Get all together in a circle. If you were outside for the activity, go back to the classroom. Possible questions for the debriefing:

  • How did you feel in your role?
  • Was it easy or difficult to play? Why?
  • Were you surprised where you finished?
  • If you stepped forward often, when did you begin to notice that others were not moving as fast as you were?
  • Did the person you were imagining move ahead or not? Why or why not?
  • Did you feel that something was unfair?
  • Do you know anyone like the person that you played? Is it through personal experience or through other sources of information (e.g. other children, adults, books, media)?
  • Is what happened in this activity anything like the real world? How?
  • What gives some people in our community more or fewer opportunities than others?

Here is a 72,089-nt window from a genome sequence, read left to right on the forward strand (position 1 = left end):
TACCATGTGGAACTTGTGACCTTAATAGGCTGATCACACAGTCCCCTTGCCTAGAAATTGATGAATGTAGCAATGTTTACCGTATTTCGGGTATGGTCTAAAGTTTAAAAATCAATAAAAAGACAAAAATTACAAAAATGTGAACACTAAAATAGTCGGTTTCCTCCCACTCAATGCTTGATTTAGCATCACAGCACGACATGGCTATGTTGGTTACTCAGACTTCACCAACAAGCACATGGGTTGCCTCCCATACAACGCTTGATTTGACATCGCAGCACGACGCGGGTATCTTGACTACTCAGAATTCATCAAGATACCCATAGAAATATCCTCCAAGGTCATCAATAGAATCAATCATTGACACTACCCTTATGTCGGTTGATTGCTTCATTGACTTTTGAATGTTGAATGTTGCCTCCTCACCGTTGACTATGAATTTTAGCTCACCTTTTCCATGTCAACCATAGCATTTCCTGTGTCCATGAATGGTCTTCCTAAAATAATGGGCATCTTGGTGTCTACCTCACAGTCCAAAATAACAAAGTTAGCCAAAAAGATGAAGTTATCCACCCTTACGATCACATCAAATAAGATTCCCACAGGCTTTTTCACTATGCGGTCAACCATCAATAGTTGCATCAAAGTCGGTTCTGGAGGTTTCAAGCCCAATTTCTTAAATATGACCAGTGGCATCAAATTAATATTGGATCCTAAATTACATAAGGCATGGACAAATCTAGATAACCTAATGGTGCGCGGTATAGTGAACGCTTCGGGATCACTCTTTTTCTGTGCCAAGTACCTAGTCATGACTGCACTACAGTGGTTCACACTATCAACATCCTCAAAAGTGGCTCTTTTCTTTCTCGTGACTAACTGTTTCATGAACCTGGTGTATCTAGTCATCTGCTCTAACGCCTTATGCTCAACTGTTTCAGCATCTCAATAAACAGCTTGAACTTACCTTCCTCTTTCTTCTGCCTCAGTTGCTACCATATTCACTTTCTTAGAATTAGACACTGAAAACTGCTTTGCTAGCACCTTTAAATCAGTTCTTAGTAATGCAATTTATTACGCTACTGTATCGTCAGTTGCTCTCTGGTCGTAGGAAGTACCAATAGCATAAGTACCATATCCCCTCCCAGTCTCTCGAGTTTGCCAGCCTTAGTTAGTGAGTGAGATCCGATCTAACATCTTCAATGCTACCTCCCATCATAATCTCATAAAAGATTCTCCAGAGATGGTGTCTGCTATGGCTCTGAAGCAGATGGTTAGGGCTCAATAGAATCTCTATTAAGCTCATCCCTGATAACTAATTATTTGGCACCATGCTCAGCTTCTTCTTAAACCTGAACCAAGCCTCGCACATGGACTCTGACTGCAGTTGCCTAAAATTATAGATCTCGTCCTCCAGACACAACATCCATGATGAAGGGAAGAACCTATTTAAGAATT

Suggestions for adaptations and variations

  • Make your own role cards. Those offered here are meant to serve as samples. The closer your role cards reflect the world in which the children live, the more they will learn from the activity.
  • Also adapt the roles to avoid embarrassing any child whose personal situation may too closely mirror that of one of the roles.
  • Underline that it is a role-play!
  • If you notice that a child gets emotionally caught up in one of the roles, pay particular attention to this child. Try to speak to him/her individually.

Reference / original source of the method

The activity is from the “Manual on human rights education for children – Compasito”. The manual was published by the Council of Europe in 2007 and can be downloaded for free from the website: www.eycb.coe.int/compasito

An adaptation of this activity was used at the aces Kick-Off Meeting 2015 in Sarajevo.

Further tips and resources

There is also a version designed for older students originally published in: COMPASS. A manual on human rights education with young people. Council of Europe, 2002.

Annex 1: Role cards

Annex 2: Situations and events